Regional Reviews: San Diego
Dionysus, here known as Diane (Rami Margron), has come to suburban New Jersey seeking followers. As the god of agriculture, wine and song, Diane finds a way into the lives of four women, all of whom live on the same cul de sac, as a landscaper committed to sustainable plantings, a permaculture that will rejuvenate and heal the earth.
There's one problem: two of the four neighbors have definite ideas about what they want and it's not permaculture. Carol (Liz Wisan) is a devotee of HGTV and even gets the magazine version so she can plot her "makeover." Pam (Jenn Harris) dreams of having a formal Italian garden, like the mural on the side of the town's Italian deli. Only Beth (Jennifer Paredes), who hasn't mowed her lawn in twelve weeks, is actually interested. And Renee (Opal Alladin), who's an editor at the HGTV magazine, is excited from a professional standpoint. Turns out that she's heard of permaculture and thinks that featuring it in the magazine would be a welcome relief from the kinds of cookie-cutter landscapes that it typically depicts.
And another thing: everyone is afraid of the big storms that sweep up the Atlantic coast during hurricane season. The cul de sac has survived one such onslaught, and another looks as though it might be on its way.
I realize that this description sounds more like a tragedy than a comedy, and Euripides indeed wrote The Bacchae as a tragedy. But, along the way, there's wine, some merriment, including a lot of clever one-liners, and even some song, composed by Golden Howl. Dionysus is well served by Hurricane Diane.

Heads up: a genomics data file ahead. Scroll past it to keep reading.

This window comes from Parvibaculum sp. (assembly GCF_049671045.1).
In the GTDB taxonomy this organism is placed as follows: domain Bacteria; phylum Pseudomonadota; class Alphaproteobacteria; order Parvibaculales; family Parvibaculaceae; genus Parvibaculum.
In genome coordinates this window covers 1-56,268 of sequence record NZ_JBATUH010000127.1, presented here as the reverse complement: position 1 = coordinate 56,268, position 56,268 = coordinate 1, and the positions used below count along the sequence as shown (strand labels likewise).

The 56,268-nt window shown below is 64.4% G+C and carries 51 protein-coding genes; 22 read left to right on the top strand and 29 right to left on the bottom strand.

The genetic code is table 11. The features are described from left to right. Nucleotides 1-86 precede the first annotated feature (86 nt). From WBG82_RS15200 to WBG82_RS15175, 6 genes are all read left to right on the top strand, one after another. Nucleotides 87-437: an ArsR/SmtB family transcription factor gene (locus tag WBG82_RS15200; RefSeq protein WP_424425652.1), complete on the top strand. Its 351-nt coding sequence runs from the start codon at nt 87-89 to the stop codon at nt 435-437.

The Globe's production is well served, too. Director James Vasquez uses a light touch in portraying the ups and downs of the characters' lives, and he has cast actors who can handle those ups and downs while still landing the one-linersand providing the Greek chorus that Euripides requires. The ensemble acting generates some serious female energy that may discomfort some audience members. But, that's the point, I think.
Jo Winiarski has designed two previous White Theatre productions, so she knows the venue's strengths and limitations. She cleverly solves the problem of multiple locales by creating one kitchen, as it would look exactly the same in all four houses. Shirley Pierson provides a grand, flowing cape for Dionysus cum Diane and clever suburban fashions for the others. Cat Tate Starmer has designed lighting in this space previously and understands what it takes to create the right combinations of light and darkness. Drew Levy's sound design includes well-mixed sound effects and music.
The interesting thing is that, unless audience members read the program essays, they may not even realize that they're watching a contemporary version of an ancient play.
Hurricane Diane runs through March 8, 2020, at The Old Globe, 1363 Old Globe Way in Balboa Park, San Diego CA. Performances are Tuesday and Wednesday evenings at 7:00 p.m., Thursday and Friday evenings at 8:00 p.m., Saturdays at 2:00 p.m. and 8:00 p.m., and Sundays at 2:00 p.m. and 7:00 p.m. There is an added matinee on Wednesday, February 26, and no matinee on Saturday, February 29. For tickets and information, visit The Old Globe box office, call 619-234-5623, or visit www.theoldglobe.org.